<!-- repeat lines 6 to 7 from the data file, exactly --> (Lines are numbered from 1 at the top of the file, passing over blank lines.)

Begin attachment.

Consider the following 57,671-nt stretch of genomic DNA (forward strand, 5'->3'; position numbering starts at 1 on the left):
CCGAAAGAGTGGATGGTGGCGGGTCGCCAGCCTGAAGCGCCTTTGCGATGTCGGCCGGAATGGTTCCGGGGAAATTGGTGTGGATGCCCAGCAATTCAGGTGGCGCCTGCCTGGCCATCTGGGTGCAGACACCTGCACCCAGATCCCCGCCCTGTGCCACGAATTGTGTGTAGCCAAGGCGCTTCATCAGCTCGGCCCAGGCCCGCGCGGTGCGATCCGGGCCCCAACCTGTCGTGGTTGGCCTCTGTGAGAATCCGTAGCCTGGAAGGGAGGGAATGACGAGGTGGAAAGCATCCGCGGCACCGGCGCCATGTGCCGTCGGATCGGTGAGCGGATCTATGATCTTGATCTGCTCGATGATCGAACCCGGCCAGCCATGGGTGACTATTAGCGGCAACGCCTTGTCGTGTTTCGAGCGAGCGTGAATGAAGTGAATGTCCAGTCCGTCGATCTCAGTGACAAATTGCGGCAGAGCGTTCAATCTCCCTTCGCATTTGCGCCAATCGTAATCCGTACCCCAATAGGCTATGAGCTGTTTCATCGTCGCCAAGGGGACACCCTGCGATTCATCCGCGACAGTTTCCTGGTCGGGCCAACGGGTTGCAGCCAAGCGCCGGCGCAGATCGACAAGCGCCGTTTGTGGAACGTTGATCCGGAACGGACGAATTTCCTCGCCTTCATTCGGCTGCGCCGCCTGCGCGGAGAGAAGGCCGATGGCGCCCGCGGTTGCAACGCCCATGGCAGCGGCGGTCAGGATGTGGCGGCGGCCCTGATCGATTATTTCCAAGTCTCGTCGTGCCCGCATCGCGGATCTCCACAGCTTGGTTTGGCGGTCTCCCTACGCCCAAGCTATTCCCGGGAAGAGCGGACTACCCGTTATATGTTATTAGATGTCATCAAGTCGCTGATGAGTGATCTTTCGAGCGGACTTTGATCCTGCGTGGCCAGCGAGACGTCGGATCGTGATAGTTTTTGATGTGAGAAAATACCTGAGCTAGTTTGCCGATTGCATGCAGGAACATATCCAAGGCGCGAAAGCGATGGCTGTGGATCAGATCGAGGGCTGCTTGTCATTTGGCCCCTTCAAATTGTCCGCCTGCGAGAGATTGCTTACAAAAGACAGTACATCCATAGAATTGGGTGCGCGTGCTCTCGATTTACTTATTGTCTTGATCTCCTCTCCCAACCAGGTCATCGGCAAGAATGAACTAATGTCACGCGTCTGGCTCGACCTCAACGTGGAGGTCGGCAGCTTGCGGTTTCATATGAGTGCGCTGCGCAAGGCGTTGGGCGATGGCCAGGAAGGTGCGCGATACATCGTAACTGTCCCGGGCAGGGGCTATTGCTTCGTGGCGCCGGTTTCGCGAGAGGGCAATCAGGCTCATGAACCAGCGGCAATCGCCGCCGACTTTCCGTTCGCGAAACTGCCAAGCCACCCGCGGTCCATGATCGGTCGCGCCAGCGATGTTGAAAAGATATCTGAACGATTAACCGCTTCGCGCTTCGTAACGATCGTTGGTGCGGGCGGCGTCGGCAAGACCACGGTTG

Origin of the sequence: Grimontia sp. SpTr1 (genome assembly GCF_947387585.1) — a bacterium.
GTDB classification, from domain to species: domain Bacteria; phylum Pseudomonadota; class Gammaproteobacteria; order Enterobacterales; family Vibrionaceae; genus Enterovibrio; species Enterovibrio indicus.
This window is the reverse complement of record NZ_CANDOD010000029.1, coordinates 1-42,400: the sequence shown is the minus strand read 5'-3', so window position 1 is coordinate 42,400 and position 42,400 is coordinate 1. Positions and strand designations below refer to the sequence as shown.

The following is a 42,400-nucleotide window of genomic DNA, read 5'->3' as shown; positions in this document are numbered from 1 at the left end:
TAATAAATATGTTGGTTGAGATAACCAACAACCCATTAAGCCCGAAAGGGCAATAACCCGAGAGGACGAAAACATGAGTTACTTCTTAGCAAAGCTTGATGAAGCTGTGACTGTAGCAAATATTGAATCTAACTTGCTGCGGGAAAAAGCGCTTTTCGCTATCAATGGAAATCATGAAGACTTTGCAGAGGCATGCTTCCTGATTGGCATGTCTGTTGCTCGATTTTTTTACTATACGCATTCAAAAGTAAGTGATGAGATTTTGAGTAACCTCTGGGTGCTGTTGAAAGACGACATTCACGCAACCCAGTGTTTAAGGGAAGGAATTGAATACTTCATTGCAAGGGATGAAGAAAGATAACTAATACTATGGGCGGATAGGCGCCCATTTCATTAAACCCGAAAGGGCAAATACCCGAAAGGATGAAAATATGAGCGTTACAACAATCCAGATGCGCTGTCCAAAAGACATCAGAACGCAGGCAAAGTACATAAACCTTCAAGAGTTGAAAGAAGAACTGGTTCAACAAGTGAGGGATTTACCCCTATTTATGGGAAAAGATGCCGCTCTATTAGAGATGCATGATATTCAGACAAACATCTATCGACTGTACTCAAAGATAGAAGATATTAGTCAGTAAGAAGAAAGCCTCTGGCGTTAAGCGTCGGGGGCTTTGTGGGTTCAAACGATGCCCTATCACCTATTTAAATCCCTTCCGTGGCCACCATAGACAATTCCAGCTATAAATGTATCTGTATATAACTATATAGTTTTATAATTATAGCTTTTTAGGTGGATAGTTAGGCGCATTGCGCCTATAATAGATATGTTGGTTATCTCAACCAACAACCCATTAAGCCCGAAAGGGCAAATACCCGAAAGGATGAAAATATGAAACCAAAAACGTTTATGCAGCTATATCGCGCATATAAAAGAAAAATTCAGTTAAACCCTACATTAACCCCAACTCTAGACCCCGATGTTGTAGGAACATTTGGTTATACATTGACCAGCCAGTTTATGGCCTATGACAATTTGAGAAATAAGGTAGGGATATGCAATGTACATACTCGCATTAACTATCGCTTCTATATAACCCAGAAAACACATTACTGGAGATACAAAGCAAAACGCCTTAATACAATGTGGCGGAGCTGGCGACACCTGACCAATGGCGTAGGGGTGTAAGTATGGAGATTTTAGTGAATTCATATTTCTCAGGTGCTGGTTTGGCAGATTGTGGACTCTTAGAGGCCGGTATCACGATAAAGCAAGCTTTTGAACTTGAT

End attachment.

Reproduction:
The following is a 42,400-nucleotide window of genomic DNA, read 5'->3' as shown; positions in this document are numbered from 1 at the left end:
TAATAAATATGTTGGTTGAGATAACCAACAACCCATTAAGCCCGAAAGGGCAATAACCCGAGAGGACGAAAACATGAGTTACTTCTTAGCAAAGCTTGATGAAGCTGTGACTGTAGCAAATATTGAATCTAACTTGCTGCGGGAAAAAGCGCTTTTCGCTATCAATGGAAATCATGAAGACTTTGCAGAGGCATGCTTCCTGATTGGCATGTCTGTTGCTCGATTTTTTTACTATACGCATTCAAAAGTAAGTGATGAGATTTTGAGTAACCTCTGGGTGCTGTTGAAAGACGACATTCACGCAACCCAGTGTTTAAGGGAAGGAATTGAATACTTCATTGCAAGGGATGAAGAAAGATAACTAATACTATGGGCGGATAGGCGCCCATTTCATTAAACCCGAAAGGGCAAATACCCGAAAGGATGAAAATATGAGCGTTACAACAATCCAGATGCGCTGTCCAAAAGACATCAGAACGCAGGCAAAGTACATAAACCTTCAAGAGTTGAAAGAAGAACTGGTTCAACAAGTGAGGGATTTACCCCTATTTATGGGAAAAGATGCCGCTCTATTAGAGATGCATGATATTCAGACAAACATCTATCGACTGTACTCAAAGATAGAAGATATTAGTCAGTAAGAAGAAAGCCTCTGGCGTTAAGCGTCGGGGGCTTTGTGGGTTCAAACGATGCCCTATCACCTATTTAAATCCCTTCCGTGGCCACCATAGACAATTCCAGCTATAAATGTATCTGTATATAACTATATAGTTTTATAATTATAGCTTTTTAGGTGGATAGTTAGGCGCATTGCGCCTATAATAGATATGTTGGTTATCTCAACCAACAACCCATTAAGCCCGAAAGGGCAAATACCCGAAAGGATGAAAATATGAAACCAAAAACGTTTATGCAGCTATATCGCGCATATAAAAGAAAAATTCAGTTAAACCCTACATTAACCCCAACTCTAGACCCCGATGTTGTAGGAACATTTGGTTATACATTGACCAGCCAGTTTATGGCCTATGACAATTTGAGAAATAAGGTAGGGATATGCAATGTACATACTCGCATTAACTATCGCTTCTATATAACCCAGAAAACACATTACTGGAGATACAAAGCAAAACGCCTTAATACAATGTGGCGGAGCTGGCGACACCTGACCAATGGCGTAGGGGTGTAAGTATGGAGATTTTAGTGAATTCATATTTCTCAGGTGCTGGTTTGGCAGATTGTGGACTCTTAGAGGCCGGTATCACGATAAAGCAAGCTTTTGAACTTGAT